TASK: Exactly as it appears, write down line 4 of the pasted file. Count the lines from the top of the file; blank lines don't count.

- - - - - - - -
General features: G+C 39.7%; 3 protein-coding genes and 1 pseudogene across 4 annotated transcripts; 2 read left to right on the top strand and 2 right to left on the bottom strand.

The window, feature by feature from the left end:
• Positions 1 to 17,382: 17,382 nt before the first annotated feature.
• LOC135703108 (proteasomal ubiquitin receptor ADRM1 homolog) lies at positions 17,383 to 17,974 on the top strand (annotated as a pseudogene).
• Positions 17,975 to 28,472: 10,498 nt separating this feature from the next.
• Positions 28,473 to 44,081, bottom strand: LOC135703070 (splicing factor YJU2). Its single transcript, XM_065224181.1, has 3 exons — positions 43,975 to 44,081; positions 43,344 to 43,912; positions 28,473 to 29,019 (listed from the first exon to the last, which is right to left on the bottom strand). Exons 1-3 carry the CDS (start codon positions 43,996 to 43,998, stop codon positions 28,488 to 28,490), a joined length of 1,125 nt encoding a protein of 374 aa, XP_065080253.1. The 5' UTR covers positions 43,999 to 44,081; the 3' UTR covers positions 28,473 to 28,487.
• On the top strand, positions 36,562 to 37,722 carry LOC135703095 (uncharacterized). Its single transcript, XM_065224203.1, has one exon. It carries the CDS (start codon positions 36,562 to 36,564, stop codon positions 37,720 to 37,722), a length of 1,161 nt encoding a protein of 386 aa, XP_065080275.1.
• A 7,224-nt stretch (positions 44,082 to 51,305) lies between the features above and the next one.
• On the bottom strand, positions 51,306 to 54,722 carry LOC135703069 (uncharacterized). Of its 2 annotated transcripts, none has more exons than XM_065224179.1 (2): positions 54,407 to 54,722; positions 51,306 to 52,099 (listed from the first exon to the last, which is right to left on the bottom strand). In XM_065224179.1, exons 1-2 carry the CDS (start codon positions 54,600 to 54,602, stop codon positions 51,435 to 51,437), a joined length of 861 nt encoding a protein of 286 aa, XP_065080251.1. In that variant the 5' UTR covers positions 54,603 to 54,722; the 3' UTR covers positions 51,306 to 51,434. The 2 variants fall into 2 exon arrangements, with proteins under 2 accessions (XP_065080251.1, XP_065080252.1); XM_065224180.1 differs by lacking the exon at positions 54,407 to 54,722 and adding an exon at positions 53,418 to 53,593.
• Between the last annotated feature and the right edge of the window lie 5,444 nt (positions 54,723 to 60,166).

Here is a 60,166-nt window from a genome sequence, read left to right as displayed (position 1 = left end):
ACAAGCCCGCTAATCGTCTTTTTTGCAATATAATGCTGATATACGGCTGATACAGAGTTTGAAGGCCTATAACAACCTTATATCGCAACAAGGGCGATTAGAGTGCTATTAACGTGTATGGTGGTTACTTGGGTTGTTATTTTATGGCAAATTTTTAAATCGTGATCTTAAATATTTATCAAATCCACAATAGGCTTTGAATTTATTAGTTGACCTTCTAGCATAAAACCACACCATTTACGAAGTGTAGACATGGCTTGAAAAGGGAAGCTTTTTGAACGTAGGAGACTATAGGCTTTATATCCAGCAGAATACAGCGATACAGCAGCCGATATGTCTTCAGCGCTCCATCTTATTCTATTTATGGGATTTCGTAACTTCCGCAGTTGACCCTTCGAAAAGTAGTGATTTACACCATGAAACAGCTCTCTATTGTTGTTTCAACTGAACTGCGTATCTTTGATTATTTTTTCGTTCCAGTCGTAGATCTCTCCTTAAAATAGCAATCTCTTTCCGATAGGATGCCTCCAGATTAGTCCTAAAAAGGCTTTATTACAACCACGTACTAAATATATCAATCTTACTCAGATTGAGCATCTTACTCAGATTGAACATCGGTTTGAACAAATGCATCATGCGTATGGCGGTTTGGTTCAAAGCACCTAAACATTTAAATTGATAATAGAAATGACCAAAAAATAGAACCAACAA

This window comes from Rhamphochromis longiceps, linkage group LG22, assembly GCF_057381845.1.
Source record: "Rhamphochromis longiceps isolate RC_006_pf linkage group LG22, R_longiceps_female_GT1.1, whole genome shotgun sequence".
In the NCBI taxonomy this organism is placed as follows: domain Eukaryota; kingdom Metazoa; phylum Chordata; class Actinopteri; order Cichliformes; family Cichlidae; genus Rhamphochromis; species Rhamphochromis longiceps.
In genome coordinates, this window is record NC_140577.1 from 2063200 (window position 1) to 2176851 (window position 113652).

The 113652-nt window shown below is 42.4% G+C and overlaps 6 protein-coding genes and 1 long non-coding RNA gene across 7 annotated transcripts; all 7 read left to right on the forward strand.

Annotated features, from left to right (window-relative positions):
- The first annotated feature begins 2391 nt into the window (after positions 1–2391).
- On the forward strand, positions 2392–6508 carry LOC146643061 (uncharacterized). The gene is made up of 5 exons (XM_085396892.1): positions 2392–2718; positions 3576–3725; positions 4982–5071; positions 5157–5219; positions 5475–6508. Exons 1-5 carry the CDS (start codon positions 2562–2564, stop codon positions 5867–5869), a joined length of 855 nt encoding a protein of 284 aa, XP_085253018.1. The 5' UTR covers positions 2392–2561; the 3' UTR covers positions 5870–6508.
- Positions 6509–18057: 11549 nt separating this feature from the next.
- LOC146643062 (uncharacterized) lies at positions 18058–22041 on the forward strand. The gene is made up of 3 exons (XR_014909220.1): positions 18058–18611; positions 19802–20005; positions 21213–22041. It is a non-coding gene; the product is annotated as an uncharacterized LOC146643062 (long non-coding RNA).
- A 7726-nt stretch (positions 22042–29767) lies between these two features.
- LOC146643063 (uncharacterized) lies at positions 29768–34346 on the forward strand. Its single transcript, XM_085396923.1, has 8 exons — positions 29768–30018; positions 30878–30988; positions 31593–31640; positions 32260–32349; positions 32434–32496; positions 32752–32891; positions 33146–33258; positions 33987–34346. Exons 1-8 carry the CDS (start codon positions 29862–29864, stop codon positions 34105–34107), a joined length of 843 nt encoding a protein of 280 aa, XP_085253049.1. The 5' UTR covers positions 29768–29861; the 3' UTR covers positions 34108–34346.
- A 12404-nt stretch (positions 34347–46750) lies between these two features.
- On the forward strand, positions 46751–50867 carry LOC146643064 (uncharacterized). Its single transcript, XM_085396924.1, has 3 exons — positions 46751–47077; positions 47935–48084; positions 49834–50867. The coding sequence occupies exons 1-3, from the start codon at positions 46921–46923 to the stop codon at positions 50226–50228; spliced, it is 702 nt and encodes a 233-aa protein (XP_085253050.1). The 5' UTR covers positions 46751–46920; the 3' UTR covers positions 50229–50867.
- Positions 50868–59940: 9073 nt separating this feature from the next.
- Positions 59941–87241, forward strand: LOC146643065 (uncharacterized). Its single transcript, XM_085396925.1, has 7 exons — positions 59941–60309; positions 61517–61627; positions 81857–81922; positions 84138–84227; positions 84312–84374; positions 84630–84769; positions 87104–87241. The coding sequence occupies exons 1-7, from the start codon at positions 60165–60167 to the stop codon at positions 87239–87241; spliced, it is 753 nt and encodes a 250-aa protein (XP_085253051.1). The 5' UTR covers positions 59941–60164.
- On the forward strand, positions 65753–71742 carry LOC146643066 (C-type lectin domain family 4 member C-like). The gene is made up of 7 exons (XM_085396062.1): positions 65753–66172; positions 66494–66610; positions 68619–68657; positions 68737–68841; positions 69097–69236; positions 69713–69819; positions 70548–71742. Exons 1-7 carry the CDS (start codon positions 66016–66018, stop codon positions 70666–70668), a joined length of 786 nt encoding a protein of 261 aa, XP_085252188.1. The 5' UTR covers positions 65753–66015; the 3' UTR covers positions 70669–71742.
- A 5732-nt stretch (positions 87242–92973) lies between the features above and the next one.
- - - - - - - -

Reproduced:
• LOC135703108 (proteasomal ubiquitin receptor ADRM1 homolog) lies at positions 17,383 to 17,974 on the top strand (annotated as a pseudogene).